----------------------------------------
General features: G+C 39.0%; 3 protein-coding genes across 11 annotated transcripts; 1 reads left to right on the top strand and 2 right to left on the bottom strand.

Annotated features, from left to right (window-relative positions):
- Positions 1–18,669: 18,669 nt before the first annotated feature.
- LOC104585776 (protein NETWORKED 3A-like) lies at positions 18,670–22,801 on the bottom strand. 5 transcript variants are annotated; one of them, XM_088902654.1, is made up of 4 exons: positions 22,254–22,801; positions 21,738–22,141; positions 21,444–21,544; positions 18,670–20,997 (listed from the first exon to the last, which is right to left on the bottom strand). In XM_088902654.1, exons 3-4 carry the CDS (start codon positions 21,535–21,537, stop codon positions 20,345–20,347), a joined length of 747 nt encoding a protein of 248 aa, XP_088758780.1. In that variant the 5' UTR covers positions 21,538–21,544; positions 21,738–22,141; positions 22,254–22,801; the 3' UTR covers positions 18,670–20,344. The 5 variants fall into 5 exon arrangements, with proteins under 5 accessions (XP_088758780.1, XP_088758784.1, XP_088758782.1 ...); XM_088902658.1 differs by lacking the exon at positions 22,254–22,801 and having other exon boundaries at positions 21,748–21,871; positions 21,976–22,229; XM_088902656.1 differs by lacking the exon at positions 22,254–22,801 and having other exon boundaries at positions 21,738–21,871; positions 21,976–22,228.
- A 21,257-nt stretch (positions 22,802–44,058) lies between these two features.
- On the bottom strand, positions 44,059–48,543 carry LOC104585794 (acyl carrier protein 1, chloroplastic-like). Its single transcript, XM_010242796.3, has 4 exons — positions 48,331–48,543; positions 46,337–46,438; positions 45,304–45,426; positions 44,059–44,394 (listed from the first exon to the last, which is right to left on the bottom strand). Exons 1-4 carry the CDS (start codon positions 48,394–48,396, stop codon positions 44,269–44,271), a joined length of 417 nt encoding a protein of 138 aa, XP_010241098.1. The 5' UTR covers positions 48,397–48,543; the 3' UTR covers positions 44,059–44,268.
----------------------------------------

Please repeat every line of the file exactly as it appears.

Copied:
General features: G+C 39.0%; 3 protein-coding genes across 11 annotated transcripts; 1 reads left to right on the top strand and 2 right to left on the bottom strand.

Annotated features, from left to right (window-relative positions):
- Positions 1–18,669: 18,669 nt before the first annotated feature.
- LOC104585776 (protein NETWORKED 3A-like) lies at positions 18,670–22,801 on the bottom strand. 5 transcript variants are annotated; one of them, XM_088902654.1, is made up of 4 exons: positions 22,254–22,801; positions 21,738–22,141; positions 21,444–21,544; positions 18,670–20,997 (listed from the first exon to the last, which is right to left on the bottom strand). In XM_088902654.1, exons 3-4 carry the CDS (start codon positions 21,535–21,537, stop codon positions 20,345–20,347), a joined length of 747 nt encoding a protein of 248 aa, XP_088758780.1. In that variant the 5' UTR covers positions 21,538–21,544; positions 21,738–22,141; positions 22,254–22,801; the 3' UTR covers positions 18,670–20,344. The 5 variants fall into 5 exon arrangements, with proteins under 5 accessions (XP_088758780.1, XP_088758784.1, XP_088758782.1 ...); XM_088902658.1 differs by lacking the exon at positions 22,254–22,801 and having other exon boundaries at positions 21,748–21,871; positions 21,976–22,229; XM_088902656.1 differs by lacking the exon at positions 22,254–22,801 and having other exon boundaries at positions 21,738–21,871; positions 21,976–22,228.
- A 21,257-nt stretch (positions 22,802–44,058) lies between these two features.
- On the bottom strand, positions 44,059–48,543 carry LOC104585794 (acyl carrier protein 1, chloroplastic-like). Its single transcript, XM_010242796.3, has 4 exons — positions 48,331–48,543; positions 46,337–46,438; positions 45,304–45,426; positions 44,059–44,394 (listed from the first exon to the last, which is right to left on the bottom strand). Exons 1-4 carry the CDS (start codon positions 48,394–48,396, stop codon positions 44,269–44,271), a joined length of 417 nt encoding a protein of 138 aa, XP_010241098.1. The 5' UTR covers positions 48,397–48,543; the 3' UTR covers positions 44,059–44,268.